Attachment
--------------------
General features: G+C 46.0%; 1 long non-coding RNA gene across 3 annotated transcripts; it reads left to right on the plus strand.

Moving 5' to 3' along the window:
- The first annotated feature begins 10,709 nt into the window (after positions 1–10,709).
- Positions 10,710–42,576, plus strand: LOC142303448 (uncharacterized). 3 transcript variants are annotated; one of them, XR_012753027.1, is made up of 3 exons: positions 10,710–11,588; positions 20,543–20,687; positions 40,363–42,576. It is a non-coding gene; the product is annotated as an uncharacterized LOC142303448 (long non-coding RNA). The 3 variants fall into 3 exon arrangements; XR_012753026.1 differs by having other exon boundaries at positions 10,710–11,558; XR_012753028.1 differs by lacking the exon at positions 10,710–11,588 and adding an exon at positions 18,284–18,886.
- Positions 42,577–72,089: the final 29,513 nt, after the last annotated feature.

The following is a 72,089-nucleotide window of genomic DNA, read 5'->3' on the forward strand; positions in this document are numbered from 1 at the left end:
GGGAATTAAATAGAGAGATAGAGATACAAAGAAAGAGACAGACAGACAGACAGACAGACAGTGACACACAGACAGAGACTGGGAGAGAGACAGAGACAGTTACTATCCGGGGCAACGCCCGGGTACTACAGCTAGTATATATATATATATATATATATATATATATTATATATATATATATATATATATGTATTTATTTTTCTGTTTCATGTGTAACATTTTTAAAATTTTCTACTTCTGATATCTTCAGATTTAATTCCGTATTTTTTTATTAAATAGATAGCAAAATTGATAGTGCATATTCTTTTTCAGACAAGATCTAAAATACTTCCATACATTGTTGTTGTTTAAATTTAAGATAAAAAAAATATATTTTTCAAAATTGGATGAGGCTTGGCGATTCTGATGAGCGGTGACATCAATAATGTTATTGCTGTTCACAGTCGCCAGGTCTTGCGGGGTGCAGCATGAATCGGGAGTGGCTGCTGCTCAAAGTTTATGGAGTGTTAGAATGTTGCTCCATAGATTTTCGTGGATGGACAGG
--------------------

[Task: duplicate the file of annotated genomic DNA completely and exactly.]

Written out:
General features: G+C 46.0%; 1 long non-coding RNA gene across 3 annotated transcripts; it reads left to right on the plus strand.

Moving 5' to 3' along the window:
- The first annotated feature begins 10,709 nt into the window (after positions 1–10,709).
- Positions 10,710–42,576, plus strand: LOC142303448 (uncharacterized). 3 transcript variants are annotated; one of them, XR_012753027.1, is made up of 3 exons: positions 10,710–11,588; positions 20,543–20,687; positions 40,363–42,576. It is a non-coding gene; the product is annotated as an uncharacterized LOC142303448 (long non-coding RNA). The 3 variants fall into 3 exon arrangements; XR_012753026.1 differs by having other exon boundaries at positions 10,710–11,558; XR_012753028.1 differs by lacking the exon at positions 10,710–11,588 and adding an exon at positions 18,284–18,886.
- Positions 42,577–72,089: the final 29,513 nt, after the last annotated feature.

The following is a 72,089-nucleotide window of genomic DNA, read 5'->3' on the forward strand; positions in this document are numbered from 1 at the left end:
GGGAATTAAATAGAGAGATAGAGATACAAAGAAAGAGACAGACAGACAGACAGACAGACAGTGACACACAGACAGAGACTGGGAGAGAGACAGAGACAGTTACTATCCGGGGCAACGCCCGGGTACTACAGCTAGTATATATATATATATATATATATATATATATTATATATATATATATATATATATGTATTTATTTTTCTGTTTCATGTGTAACATTTTTAAAATTTTCTACTTCTGATATCTTCAGATTTAATTCCGTATTTTTTTATTAAATAGATAGCAAAATTGATAGTGCATATTCTTTTTCAGACAAGATCTAAAATACTTCCATACATTGTTGTTGTTTAAATTTAAGATAAAAAAAATATATTTTTCAAAATTGGATGAGGCTTGGCGATTCTGATGAGCGGTGACATCAATAATGTTATTGCTGTTCACAGTCGCCAGGTCTTGCGGGGTGCAGCATGAATCGGGAGTGGCTGCTGCTCAAAGTTTATGGAGTGTTAGAATGTTGCTCCATAGATTTTCGTGGATGGACAGG